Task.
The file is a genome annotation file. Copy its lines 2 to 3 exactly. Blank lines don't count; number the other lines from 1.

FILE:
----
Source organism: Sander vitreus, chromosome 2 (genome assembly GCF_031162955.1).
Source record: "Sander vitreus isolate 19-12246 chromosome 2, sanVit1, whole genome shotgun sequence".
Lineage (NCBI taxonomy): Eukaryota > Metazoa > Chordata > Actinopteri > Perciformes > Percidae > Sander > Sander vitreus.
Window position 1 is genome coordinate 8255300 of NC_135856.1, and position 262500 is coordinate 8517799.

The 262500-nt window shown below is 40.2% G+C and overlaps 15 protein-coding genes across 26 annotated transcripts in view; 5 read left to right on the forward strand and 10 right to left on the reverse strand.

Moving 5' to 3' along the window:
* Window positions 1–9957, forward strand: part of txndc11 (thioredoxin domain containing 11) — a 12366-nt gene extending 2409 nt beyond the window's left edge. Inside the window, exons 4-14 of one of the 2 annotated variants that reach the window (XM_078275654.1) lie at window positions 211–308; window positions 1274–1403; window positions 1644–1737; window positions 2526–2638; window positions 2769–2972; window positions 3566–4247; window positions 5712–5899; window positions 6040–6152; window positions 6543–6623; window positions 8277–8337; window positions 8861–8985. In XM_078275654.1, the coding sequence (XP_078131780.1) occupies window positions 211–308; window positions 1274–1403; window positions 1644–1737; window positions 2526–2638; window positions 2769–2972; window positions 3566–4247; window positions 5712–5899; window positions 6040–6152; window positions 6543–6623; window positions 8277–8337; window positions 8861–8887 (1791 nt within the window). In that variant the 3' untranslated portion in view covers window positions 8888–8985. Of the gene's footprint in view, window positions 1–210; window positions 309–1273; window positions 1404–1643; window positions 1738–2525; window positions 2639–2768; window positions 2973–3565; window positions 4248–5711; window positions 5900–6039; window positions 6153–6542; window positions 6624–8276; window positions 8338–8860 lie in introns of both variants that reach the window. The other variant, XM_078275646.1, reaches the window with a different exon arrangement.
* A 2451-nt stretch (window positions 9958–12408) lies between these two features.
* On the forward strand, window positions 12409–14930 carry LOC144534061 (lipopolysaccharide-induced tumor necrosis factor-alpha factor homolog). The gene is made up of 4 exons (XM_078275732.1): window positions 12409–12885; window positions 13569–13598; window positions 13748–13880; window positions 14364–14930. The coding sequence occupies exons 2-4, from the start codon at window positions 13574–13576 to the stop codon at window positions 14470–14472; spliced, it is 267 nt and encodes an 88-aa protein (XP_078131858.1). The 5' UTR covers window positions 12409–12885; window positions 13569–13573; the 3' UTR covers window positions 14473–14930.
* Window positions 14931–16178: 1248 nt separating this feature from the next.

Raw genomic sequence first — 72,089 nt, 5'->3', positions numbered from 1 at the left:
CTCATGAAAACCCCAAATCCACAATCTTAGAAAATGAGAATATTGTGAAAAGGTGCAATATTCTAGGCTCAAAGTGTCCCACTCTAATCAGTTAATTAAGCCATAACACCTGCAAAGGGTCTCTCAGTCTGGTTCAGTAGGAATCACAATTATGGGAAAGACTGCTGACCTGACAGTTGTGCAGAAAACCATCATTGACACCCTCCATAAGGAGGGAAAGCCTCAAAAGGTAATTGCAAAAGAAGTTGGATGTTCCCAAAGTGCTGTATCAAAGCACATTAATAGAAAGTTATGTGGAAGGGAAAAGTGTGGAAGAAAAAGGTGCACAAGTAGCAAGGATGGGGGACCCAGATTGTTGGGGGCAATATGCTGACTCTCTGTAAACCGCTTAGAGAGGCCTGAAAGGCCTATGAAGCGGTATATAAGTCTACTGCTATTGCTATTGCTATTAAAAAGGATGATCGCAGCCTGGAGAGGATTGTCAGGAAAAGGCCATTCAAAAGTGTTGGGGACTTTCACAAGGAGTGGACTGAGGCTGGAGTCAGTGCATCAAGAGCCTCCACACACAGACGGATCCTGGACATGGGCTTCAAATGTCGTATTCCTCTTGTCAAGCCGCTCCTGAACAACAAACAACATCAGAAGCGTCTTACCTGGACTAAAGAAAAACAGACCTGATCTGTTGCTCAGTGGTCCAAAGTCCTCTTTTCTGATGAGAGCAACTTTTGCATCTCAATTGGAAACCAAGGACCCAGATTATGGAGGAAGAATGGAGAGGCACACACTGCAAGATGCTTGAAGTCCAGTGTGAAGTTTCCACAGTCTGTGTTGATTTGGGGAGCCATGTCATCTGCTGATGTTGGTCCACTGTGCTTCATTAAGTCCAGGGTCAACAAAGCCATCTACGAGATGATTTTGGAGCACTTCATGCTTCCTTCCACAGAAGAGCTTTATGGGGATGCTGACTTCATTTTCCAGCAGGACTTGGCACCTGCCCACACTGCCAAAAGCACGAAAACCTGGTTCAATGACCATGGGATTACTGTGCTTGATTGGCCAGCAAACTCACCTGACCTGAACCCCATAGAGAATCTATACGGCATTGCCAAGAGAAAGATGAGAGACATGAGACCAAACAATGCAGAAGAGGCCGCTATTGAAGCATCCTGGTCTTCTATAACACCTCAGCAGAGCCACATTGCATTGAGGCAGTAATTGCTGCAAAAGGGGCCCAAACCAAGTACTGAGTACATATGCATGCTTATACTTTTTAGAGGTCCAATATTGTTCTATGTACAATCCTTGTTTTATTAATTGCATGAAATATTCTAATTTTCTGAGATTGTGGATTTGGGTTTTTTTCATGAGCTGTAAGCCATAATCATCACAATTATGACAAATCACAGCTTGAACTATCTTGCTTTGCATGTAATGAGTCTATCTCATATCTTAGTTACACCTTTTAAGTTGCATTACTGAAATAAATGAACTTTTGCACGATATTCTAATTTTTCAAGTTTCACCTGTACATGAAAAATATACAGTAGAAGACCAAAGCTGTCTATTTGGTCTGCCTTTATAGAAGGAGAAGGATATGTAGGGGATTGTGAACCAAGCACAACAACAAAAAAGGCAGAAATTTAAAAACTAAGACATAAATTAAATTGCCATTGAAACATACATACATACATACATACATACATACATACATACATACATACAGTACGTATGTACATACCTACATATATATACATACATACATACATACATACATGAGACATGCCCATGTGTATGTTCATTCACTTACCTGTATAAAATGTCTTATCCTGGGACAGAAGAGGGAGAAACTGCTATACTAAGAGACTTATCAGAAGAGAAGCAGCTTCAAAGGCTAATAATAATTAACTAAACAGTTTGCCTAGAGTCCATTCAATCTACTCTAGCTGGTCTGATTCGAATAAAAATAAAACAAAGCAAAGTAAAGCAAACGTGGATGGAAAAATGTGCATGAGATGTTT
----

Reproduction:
Source record: "Sander vitreus isolate 19-12246 chromosome 2, sanVit1, whole genome shotgun sequence".
Lineage (NCBI taxonomy): Eukaryota > Metazoa > Chordata > Actinopteri > Perciformes > Percidae > Sander > Sander vitreus.